In the latest development connected to the Silk Road case, U.S. officials have arrested the CEO of Bitcoin exchange, BitInstant.
Charlie Shrem, co-founder and chief executive of BitInstant, was taken into custody in New York on Sunday and charged with money laundering, operating an unlicensed money transmitting business, and failing to report suspicious activity.
Robert Faiella, a 52-year-old man, was arrested in Cape Coral, Fla. on Monday in connection to the case and is accused of running an underground Bitcoin exchange on the Silk Road website under the name BTCKing.
According to the document filed by the Manhattan U.S. Attorney’s Office, Shrem, who personally bought drugs on Silk Road, sold Faiella bitcoins knowing that they would be used on the underground drug-trafficking website. The criminal complaint also states that Shrem gave Faiella discounts on high-volume transactions, personally processed his orders, and deliberately facilitated Faiella in avoiding anti-money laundering restrictions, even though it was his part of his role as the company’s Compliance Officer to enforce the laws and report suspected illicit activity.
Over a period of ten months, the pair exchanged over $1 million in bitcoins for Silk Road users before Faiella ended the partnership in late 2012, the IRS claims.
Last year, BitInstant received a $1.5 million investment from Cameron and Tyler Winklevoss’ venture capitalist firm, Winklevoss Capital.
The Winklevoss twins issued a statement earlier this week making it clear that when they invested in BitInstant, they company’s management made a commitment to “abide by all applicable laws – including money laundering laws – and we expected nothing less.” Nevertheless, they remain “deeply concerned” with the BitInstant CEO’s arrest and “support any and all governmental efforts to ensure that money laundering requirements are enforced.”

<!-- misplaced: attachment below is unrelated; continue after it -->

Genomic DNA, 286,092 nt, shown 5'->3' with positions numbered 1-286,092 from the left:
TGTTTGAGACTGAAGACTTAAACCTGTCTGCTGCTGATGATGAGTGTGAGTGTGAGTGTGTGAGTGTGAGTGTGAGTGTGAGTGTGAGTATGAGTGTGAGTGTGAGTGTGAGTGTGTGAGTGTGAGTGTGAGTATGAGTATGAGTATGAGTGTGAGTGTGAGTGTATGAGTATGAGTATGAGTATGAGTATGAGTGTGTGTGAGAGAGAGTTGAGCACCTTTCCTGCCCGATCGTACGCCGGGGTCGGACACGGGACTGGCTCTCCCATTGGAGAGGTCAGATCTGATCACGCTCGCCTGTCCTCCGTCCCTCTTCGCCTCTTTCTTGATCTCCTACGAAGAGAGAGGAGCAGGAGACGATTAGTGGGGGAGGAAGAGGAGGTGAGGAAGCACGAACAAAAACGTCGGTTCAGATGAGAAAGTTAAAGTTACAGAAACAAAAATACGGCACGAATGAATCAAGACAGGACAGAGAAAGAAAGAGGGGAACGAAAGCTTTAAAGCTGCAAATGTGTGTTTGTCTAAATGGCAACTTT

BitInstant aren’t the only ones affected by the allegations. Shrem, 24, was a well-known advocate for the crypto-currency and held a vice chairman position on the board of Bitcoin Foundation, a non-profit organization dedicated to raising awareness and promoting education on digital currency.
Though careful to acknowledge that Shrem has yet to be proven guilty, executive director Jon Matoinis said the pending trial “would detract from advancing [the] core mission” of the foundation. Shrem’s resignation from the board of Bitcoin Foundation was mutually decided and has been accepted, effective immediately.
If convicted, Shrem and Faiella face up to 20 years in prison for conspiring to commit money laundering. Charges of operating an unlicensed money transmitting business could carry an additional five-year sentence for each man.
Schrem could earn another five years for failing to file a suspicious activity report on Faiella’s activity.
The recent arrests have heightened the already palpable concerns of governments and lawmakers pushing for regulation of virtual currencies, given Bitcoin’s culture of anonymity.